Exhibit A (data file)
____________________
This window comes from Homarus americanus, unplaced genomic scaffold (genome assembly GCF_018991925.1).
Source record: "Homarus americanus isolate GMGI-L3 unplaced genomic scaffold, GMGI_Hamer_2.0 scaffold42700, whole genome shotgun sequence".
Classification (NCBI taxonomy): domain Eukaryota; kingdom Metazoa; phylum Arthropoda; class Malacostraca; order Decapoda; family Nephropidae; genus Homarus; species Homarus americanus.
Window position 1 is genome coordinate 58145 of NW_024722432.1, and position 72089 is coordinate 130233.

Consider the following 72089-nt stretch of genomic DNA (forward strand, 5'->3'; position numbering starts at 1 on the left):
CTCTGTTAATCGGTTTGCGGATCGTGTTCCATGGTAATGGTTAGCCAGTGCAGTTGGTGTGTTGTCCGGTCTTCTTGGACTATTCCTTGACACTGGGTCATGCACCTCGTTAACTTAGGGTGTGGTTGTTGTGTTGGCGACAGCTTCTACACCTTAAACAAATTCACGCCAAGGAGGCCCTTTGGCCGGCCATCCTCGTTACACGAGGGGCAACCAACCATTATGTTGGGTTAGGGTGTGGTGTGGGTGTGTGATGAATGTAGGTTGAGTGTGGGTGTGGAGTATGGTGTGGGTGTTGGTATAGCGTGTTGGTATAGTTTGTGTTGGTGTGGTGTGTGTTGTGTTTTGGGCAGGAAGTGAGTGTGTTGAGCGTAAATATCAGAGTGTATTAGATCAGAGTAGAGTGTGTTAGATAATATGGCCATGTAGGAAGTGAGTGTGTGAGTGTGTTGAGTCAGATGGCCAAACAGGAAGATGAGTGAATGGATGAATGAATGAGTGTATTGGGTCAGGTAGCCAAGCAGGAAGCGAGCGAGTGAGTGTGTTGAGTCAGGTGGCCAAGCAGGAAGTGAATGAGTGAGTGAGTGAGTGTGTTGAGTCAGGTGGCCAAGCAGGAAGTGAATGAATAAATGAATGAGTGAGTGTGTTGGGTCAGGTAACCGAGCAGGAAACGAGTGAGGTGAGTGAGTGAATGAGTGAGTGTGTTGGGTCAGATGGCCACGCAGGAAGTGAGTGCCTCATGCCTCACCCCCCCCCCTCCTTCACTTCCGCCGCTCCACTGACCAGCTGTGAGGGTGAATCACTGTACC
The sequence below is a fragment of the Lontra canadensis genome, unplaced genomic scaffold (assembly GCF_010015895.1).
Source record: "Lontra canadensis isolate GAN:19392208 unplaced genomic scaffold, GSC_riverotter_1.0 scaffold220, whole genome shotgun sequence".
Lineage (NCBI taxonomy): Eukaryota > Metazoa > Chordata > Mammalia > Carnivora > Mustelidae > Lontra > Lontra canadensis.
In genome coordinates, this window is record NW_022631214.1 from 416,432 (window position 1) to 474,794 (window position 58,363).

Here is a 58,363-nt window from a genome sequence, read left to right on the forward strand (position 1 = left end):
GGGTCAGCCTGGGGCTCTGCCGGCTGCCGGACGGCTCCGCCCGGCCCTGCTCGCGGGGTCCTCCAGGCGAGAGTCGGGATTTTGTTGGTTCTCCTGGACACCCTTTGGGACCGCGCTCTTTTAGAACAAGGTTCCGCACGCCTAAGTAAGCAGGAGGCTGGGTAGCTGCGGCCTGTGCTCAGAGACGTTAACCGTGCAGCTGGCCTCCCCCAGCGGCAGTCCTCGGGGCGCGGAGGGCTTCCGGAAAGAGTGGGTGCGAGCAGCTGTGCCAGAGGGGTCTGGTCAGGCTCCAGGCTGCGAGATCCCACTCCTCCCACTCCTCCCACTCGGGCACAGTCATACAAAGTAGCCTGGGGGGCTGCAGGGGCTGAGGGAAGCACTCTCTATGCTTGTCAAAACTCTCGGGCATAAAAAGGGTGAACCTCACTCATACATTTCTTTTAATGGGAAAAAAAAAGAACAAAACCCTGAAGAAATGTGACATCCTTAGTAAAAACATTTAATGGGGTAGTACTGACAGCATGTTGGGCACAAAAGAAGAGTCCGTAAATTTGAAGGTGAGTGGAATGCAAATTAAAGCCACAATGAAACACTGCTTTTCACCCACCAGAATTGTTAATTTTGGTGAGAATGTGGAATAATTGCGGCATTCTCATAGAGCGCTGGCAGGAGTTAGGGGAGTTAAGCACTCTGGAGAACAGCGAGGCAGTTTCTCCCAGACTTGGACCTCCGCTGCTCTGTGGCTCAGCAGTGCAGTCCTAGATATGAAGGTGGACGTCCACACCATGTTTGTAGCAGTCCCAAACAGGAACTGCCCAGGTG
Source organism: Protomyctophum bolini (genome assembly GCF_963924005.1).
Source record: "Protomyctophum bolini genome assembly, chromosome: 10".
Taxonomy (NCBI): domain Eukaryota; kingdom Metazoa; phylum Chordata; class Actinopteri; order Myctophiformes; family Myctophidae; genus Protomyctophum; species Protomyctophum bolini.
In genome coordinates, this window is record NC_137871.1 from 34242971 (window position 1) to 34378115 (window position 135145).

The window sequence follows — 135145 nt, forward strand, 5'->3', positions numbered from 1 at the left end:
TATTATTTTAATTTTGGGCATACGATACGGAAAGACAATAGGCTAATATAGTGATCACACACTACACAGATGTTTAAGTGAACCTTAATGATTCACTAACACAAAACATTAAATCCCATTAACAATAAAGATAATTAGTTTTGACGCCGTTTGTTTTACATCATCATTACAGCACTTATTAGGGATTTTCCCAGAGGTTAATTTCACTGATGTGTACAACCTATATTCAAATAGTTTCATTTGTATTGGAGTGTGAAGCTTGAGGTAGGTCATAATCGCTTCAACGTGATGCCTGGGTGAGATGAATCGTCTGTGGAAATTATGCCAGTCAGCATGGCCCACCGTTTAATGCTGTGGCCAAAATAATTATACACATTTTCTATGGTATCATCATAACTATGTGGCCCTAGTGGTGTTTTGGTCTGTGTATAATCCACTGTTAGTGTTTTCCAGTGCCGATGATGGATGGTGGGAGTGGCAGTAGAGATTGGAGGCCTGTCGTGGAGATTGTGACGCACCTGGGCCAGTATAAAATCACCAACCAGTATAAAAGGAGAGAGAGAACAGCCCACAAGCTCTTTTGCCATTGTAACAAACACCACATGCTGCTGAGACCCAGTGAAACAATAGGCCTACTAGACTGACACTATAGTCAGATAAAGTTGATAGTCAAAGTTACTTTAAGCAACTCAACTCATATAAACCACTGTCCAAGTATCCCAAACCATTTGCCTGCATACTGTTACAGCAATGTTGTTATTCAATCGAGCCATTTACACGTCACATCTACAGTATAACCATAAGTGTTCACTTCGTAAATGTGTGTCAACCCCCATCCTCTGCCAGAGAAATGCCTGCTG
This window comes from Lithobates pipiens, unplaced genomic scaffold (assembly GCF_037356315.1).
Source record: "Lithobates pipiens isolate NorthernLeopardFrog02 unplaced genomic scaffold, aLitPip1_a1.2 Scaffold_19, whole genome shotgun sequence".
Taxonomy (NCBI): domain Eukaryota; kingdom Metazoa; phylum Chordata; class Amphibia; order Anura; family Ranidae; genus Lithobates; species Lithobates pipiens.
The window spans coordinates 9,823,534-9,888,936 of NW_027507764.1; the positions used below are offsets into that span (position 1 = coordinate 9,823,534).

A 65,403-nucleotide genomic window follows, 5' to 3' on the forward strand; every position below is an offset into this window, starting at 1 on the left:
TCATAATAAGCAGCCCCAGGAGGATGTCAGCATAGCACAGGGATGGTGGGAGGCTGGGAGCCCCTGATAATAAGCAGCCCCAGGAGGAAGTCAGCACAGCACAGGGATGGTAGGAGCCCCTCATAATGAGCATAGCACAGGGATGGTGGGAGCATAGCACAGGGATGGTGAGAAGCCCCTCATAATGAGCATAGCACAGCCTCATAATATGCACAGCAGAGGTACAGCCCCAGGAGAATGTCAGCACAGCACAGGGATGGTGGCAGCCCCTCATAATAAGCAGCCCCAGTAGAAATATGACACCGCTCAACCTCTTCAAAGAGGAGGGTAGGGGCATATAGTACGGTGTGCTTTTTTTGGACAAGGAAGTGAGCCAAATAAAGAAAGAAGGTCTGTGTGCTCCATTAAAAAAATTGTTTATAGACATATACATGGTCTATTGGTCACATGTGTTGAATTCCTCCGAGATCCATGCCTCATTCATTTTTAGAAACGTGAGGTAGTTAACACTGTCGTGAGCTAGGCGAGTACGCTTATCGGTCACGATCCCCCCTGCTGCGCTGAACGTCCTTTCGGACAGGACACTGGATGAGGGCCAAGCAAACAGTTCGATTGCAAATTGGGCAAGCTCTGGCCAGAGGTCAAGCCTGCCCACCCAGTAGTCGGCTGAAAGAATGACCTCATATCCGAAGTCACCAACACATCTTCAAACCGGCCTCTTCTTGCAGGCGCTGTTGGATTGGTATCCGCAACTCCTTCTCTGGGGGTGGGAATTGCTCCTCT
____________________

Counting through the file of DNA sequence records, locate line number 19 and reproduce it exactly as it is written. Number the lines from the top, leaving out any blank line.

This window comes from Lithobates pipiens, unplaced genomic scaffold (assembly GCF_037356315.1).